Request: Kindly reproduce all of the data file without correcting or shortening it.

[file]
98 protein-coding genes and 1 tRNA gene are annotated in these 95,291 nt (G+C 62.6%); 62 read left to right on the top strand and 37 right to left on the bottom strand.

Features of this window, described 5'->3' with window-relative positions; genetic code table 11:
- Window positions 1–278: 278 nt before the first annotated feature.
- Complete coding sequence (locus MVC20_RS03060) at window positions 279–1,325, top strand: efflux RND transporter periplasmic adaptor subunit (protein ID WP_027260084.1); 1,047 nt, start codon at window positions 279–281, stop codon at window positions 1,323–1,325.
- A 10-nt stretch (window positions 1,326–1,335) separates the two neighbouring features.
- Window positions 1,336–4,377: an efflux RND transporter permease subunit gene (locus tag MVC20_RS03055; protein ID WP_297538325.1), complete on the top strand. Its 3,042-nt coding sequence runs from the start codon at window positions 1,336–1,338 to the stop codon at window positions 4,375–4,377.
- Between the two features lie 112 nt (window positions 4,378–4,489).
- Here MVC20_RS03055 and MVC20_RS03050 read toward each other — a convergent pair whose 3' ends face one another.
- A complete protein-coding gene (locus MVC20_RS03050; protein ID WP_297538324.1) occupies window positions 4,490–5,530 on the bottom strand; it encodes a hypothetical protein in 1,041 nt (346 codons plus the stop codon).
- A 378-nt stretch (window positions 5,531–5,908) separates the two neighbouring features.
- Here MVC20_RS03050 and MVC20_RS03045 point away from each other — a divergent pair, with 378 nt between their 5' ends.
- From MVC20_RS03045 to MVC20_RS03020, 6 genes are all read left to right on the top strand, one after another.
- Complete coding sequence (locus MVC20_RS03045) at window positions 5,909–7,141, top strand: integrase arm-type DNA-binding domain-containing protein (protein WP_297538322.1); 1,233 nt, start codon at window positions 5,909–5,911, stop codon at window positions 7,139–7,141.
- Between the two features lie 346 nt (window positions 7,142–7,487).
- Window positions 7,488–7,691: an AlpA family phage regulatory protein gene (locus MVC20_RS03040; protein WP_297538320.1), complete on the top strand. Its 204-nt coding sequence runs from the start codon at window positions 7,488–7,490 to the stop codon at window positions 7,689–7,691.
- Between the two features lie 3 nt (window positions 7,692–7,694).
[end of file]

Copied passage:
98 protein-coding genes and 1 tRNA gene are annotated in these 95,291 nt (G+C 62.6%); 62 read left to right on the top strand and 37 right to left on the bottom strand.

Features of this window, described 5'->3' with window-relative positions; genetic code table 11:
- Window positions 1–278: 278 nt before the first annotated feature.
- Complete coding sequence (locus MVC20_RS03060) at window positions 279–1,325, top strand: efflux RND transporter periplasmic adaptor subunit (protein ID WP_027260084.1); 1,047 nt, start codon at window positions 279–281, stop codon at window positions 1,323–1,325.
- A 10-nt stretch (window positions 1,326–1,335) separates the two neighbouring features.
- Window positions 1,336–4,377: an efflux RND transporter permease subunit gene (locus tag MVC20_RS03055; protein ID WP_297538325.1), complete on the top strand. Its 3,042-nt coding sequence runs from the start codon at window positions 1,336–1,338 to the stop codon at window positions 4,375–4,377.
- Between the two features lie 112 nt (window positions 4,378–4,489).
- Here MVC20_RS03055 and MVC20_RS03050 read toward each other — a convergent pair whose 3' ends face one another.
- A complete protein-coding gene (locus MVC20_RS03050; protein ID WP_297538324.1) occupies window positions 4,490–5,530 on the bottom strand; it encodes a hypothetical protein in 1,041 nt (346 codons plus the stop codon).
- A 378-nt stretch (window positions 5,531–5,908) separates the two neighbouring features.
- Here MVC20_RS03050 and MVC20_RS03045 point away from each other — a divergent pair, with 378 nt between their 5' ends.
- From MVC20_RS03045 to MVC20_RS03020, 6 genes are all read left to right on the top strand, one after another.
- Complete coding sequence (locus MVC20_RS03045) at window positions 5,909–7,141, top strand: integrase arm-type DNA-binding domain-containing protein (protein WP_297538322.1); 1,233 nt, start codon at window positions 5,909–5,911, stop codon at window positions 7,139–7,141.
- Between the two features lie 346 nt (window positions 7,142–7,487).
- Window positions 7,488–7,691: an AlpA family phage regulatory protein gene (locus MVC20_RS03040; protein WP_297538320.1), complete on the top strand. Its 204-nt coding sequence runs from the start codon at window positions 7,488–7,490 to the stop codon at window positions 7,689–7,691.
- Between the two features lie 3 nt (window positions 7,692–7,694).